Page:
Merely describing Mark Waters' film House of Yes doesn't
begin to do its twisted premise justice. Based on Wendy MacLeod's
acclaimed stage play We Are Living in a House of Yes, the
film follows Marty Pascal (Josh Hamilton) to his upscale family
home in Washington, D.C. It's Thanksgiving, and Mark is anxious
to introduce his new fiancee, Lesly (Tori Spelling), to the rest
of the Pascal clan. There has been a terrible psychic mix-up in
the privileged Pascal family, however. On Nov. 22, 1963, at the
same time President Kennedy was assassinated, Mr. Pascal mysteriously
disappeared. Ever since, no one's been able to keep the two events
separate, and the Pascal family home has become a bizarre anti-Camelot
swimming in dark secrets and filial angst. Mom (Genevieve Bujold)
is a sharp-tongued hermit. Brother Anthony (Freddie Prinze Jr.)
is an Ivy League dropout. And Sis ... well, let's just say that
"Jackie O" (Parker Posey), as she likes to be called,
has never adapted well to the events of 20 years ago.
Weekly Alibi recently chatted with Mark Waters about filmmaking
and other blackly comic subjects.
What went into transforming this story from play to film?
Once I got the rights to the play, I kind of put the play aside
and just thought to myself that I was making a screenplay from
scratch. I did index cards of all the scenes and then put them
out on the table. ... I took things away and shifted them around
and played with the structure of it. Once that was done, I did
storyboards and shot diagrams and conceived the movie visually
from beginning to end--bringing out things in the play like the
notions of paranoia, people spying on each other, that stuff that
you could really get across cinematically better. This is a family
obsessed with the Kennedys. You could project that in (certain)
ways--adding scenes like the White House tour in the beginning,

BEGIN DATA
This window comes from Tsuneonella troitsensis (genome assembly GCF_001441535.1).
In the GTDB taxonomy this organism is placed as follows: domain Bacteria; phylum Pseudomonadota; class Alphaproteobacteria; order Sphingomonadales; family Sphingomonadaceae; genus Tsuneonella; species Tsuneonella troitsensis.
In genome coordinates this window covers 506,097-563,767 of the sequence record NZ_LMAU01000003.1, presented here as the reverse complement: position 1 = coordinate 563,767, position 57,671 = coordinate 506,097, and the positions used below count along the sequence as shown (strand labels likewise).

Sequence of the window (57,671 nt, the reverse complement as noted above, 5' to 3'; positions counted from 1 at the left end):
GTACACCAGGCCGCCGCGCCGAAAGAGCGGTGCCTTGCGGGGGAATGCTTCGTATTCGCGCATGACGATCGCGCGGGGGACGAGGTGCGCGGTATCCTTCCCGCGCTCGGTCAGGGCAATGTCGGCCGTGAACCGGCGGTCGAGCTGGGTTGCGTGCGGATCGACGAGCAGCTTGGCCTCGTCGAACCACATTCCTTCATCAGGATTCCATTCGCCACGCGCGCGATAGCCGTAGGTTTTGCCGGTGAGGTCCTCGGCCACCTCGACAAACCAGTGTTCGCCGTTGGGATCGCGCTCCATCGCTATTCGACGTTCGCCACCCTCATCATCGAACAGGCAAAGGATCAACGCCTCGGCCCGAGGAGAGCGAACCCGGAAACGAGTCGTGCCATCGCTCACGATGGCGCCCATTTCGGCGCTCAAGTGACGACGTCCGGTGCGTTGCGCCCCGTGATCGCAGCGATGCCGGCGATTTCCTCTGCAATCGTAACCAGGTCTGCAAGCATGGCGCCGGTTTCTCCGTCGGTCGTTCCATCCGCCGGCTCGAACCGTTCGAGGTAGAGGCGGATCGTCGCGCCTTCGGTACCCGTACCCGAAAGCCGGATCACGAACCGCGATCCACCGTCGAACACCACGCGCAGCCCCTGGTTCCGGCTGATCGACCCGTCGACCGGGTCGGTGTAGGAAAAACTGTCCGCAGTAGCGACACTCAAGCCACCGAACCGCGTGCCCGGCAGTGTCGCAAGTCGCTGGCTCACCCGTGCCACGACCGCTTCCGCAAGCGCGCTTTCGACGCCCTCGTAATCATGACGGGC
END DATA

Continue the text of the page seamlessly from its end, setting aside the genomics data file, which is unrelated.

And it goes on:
shooting the assassination game like the Zapruder film. ... Then
I went back to the play and took the really great dialogue that
existed and inserted it back into this structure. ... So it still
has its stage roots, you're not gonna get away from those, but
it hopefully moves a little bit in the direction of being something
Were you worried about it being "stagebound?"
I prefer not to use the word "stagebound." I thought
it would be good to accentuate the claustrophobia of being in
one location for an entire movie. I watched my Polanski movies:
Repulsion and The Tenant and said, "OK, this
is what we're gonna do here; I'm gonna keep everyone in this house
from the point that Lesly gets there." Since the movie's
short, you're able to sustain that tension. So that was a good
thing. I feel a lot of time that the whole notion of "opening
up" the play just means adding these lame StediCam shots
where they track two actors talking in a garden. If you're going
to shoot dialogue, at least do it in a way that adds a visual
element that reflects the subtext of the scene.
As a first-time director, you attracted quite a cast of young
Parker (Posey) was somebody I knew I wanted from day one. We went
after her, and since she is attracted to interesting material--because
Jackie O is a great part by any standard--she was very excited
to do it. As a matter of fact, my producers were trying to get
me to go after a bigger star because we probably could have got
one. However, Parker was perfect. Everybody else was kind of my
idiosyncratic favorite choice that we just pursued. Genevieve
was the perfect Mrs. Pascal. Tori was the perfect Lesly. It took
a little while to wear down their agents and (get them) to treat
us like we were for real. But once they did, we were able to get
them involved. You have to kind of lie to them: "Yeah, we
already have the funding for the movie. Yeah sure, we have financing
set up. We're ready to go." Then when you have your actors,
you go to financing sources and say: "C'mon, we have these
actors. Give us some money."
You worked with both Parker Posey, one of today's hottest young
actors, and Genevieve Bujold, a respected actor for some 30 years.
Did you notice a dichotomy between them?
The thing is, there's really not going to be a dichotomy. Genevieve
Bujold in her career, like Parker, has always sought out more
interesting, more challenging material. In the '80s she was an
indie queen in her own right--with Alan Rudolph's movies and David
Cronenberg's Dead Ringers. The fact is Parker did respect
Genevieve and kind of bowed down to her because she was a grande
dame of independent film. They're really two generations of
something similar. One thing that's interesting to see, overall,
is that all the young actors have their best scene when they're
acting with Genevieve. Because they all took it so seriously.
They had to step up to the plate and deliver the blow with Genevieve.
What's next for you?
I have a screenplay I've been working on for a while. It steals
a premise from this Greek play Lysistarata by Aristophanes,
which is about a war between Athens and Sparta where the women
withhold sex to stop the war. I have it set in a modern Midwestern
high school in a racial gang war. The black girls and the white
girls get together and decide not to put out in order to stop
the violence. It's called Strike. It's another black comedy